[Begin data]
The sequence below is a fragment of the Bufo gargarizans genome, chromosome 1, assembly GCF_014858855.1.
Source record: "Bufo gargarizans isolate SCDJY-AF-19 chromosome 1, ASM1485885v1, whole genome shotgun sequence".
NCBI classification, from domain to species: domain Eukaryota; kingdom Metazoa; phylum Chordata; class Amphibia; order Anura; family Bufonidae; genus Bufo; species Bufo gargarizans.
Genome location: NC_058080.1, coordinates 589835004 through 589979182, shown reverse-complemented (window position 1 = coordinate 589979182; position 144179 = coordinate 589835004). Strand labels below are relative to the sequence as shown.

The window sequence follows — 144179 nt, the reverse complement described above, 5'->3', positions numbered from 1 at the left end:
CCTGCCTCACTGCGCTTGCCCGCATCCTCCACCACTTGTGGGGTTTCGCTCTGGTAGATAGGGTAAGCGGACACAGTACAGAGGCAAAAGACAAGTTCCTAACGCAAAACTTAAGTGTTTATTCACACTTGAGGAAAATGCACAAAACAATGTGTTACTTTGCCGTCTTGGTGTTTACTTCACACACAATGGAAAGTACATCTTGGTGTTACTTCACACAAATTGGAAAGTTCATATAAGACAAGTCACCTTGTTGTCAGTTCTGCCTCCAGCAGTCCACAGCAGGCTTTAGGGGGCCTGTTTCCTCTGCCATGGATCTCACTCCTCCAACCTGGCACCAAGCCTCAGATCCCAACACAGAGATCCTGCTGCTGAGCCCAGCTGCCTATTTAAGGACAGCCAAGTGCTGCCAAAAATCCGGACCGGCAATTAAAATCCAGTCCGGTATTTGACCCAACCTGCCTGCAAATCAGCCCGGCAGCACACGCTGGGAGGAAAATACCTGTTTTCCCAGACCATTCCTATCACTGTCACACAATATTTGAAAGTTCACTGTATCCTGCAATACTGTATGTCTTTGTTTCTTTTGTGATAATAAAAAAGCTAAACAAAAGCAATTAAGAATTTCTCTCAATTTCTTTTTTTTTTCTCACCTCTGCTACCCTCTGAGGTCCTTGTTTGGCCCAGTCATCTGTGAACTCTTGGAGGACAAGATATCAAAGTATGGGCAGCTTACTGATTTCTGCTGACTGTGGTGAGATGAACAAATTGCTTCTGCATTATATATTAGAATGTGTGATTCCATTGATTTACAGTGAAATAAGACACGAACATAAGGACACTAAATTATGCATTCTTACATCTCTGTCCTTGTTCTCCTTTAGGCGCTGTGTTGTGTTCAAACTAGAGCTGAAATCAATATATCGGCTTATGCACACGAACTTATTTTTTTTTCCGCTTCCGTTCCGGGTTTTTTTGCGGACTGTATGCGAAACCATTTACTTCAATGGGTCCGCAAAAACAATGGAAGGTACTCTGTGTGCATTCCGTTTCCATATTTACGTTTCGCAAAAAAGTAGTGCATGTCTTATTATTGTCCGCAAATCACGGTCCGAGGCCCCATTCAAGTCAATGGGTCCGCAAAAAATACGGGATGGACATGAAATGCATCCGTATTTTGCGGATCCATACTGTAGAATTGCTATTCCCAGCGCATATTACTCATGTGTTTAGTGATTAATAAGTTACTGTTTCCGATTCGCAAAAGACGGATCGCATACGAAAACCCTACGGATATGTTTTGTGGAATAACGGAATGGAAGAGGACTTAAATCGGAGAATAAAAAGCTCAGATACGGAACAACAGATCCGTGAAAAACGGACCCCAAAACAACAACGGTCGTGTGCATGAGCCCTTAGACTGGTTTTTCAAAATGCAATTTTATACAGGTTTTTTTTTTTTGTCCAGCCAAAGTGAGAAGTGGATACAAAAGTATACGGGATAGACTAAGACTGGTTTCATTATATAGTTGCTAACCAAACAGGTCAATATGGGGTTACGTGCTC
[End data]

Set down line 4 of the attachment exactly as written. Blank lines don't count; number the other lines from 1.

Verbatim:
Genome location: NC_058080.1, coordinates 589835004 through 589979182, shown reverse-complemented (window position 1 = coordinate 589979182; position 144179 = coordinate 589835004). Strand labels below are relative to the sequence as shown.